Casper Storm from SPEKTRE ApS is an architect and industrial designer, and he designs wood burning stoves for Aduro A/S. As a designer of wood burning stoves, he has to discuss the process continuously with both the technical department and with sales and marketing. It’s all about listening to the different needs and fulfilling them in the creation of one final product.
Design or function?
A wood burning stove consists of many parts from different departments. The technology comes from the production, the materials from the supplier, the designer is in charge of the packaging, and the sales department takes care of the rest. A designer of wood burning stoves continuously works with the different departments where everybody has a say in the final product.
”Marketing/sales and production have very different opinions. I collaborate with the sales department which takes a look at the first draft and approves it. They have user data from their suppliers and from the buyers. After that I exchange drawings with the technicians, and they share their experience, for example when it comes to the capacity of the production machines and other technical aspects. I use user and seller involvement a lot,” Casper Storm says.
As a designer, it’s an advantage to use a request or a problem as a starting point. That’s where the wood burning stove user enters the picture because who is better to point out the need than the one who has the need?
Some designers are driven by experimenting with shapes and expressions. For Casper it’s about something different, and he always keeps in mind that in the end there is a user who wishes for and needs a product.
”Market demands get me started on a new project. The last series that I created was Aduro 15 after many people had asked for wood burning stoves that could fit logs longer than 50 centimetres. The starting point was a larger fire box. The solutions must be simple especially out of consideration for the user, but also the chimney sweep, the technician and the spare part fitter,” Casper Storm says.
Designed to be cosy
Today the wood burning stove must meet a heating need and at the same time it is a part of the furnishing like a piece of furniture. In Danish homes, that often have good sources of heating and don’t really need more heating, the wood burning stove is very much connected with a cosy atmosphere.
”Many wood burning stoves are a cosy piece of furniture more than they are an acutal heating source. In new houses, it’s not necessary to have a wood burning stove, but it has become very popular to install one anyway,” Casper says.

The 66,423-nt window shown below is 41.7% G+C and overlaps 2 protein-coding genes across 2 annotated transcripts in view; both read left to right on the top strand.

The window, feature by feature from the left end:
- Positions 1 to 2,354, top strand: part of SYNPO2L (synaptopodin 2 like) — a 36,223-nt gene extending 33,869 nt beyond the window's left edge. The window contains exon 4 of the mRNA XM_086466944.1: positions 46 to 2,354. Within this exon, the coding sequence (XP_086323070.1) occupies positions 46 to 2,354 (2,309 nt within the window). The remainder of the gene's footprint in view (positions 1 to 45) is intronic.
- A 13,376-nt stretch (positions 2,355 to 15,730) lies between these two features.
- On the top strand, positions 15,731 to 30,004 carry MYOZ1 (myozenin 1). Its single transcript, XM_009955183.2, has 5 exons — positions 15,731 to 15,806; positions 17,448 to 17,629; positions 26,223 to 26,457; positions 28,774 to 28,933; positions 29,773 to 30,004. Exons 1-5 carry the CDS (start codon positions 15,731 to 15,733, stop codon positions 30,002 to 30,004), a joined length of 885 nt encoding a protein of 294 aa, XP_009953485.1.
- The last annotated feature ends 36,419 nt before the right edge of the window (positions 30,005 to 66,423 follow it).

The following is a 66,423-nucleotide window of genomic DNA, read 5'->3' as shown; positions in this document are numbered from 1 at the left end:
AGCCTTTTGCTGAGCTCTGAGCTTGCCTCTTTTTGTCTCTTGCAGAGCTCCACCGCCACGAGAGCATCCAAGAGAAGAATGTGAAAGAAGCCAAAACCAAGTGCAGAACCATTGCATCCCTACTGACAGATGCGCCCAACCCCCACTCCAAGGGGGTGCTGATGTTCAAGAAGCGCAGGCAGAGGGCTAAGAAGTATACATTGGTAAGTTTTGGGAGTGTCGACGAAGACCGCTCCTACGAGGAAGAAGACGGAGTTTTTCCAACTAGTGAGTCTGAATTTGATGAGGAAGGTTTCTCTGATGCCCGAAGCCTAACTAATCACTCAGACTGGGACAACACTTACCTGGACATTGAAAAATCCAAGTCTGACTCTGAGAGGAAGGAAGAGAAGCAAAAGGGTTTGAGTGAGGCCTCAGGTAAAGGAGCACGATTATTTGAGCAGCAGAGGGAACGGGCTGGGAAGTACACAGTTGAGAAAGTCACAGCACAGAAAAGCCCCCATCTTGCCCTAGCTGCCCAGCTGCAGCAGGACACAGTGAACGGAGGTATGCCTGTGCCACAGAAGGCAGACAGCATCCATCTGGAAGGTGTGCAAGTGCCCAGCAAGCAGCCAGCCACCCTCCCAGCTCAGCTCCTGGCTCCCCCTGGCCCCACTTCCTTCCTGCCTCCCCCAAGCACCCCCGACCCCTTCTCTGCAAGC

When a wood burning stove gets a more decorative role in the house, the design is altered and the expression often becomes more versatile. This way a wood burning stove can fit into many different types of homes.
”It’s all about being conservative, but classic and modern. Aduro is more classic – round stoves, square-shaped classic structure with drawers and a hinged door. Other producers, for example Southern European designers create more trend-based stoves. Some have a soft and feminine expression while others create wood burning stoves that almost look like a car engine and that have a very masculine expression,” Casper says.
Nordic and classic
Denmark is known for its stylistically consistent and modern Nordic design where the aesthetics enable the design to fit in in many different contexts and surroundings. Casper has the same approach to his artistic expression and creates the design so it can fit into both the modern home and the Victorian style home.
As a designer you’re influenced by trends of design and trends of needs.
”Often it is the colour of the stove that is trending. White stoves have been rather popular or at least many producers have a white wood burning stove as a part of their selection. The same goes for the reddish colours. A lot of the producers have red-laquered wood burning stoves, but we also start seeing earth colours and warm metallic colours,” Casper Storm says.
The colour is the first thing we see, but when we light a fire in the wood burning stove, the user will discover other needs.
”New wood burning stoves have big glass windows so there’s a better view of the flames. The producers aim for a brighter expression where the whole door is made out of glass,” Casper says.
Design and more
Trends and tendencies in furnishing are natural sources of inspiration in wood burning stove design, but the process is a collaboration and not an independent project. It’s the designer’s task to gather all components into one final product that meets all requirements.
”I see myself as the link between the production part and the marketing part. Production wants a bent piece of iron and the sales department wants something that looks good. My most important task is to create a homogenous look where the two parts go hand in hand,” Casper says.
A wood burning stove is not just a wood burning stove. It’s been designed inside out and up and down. You can be sure that nothing’s been left to chance.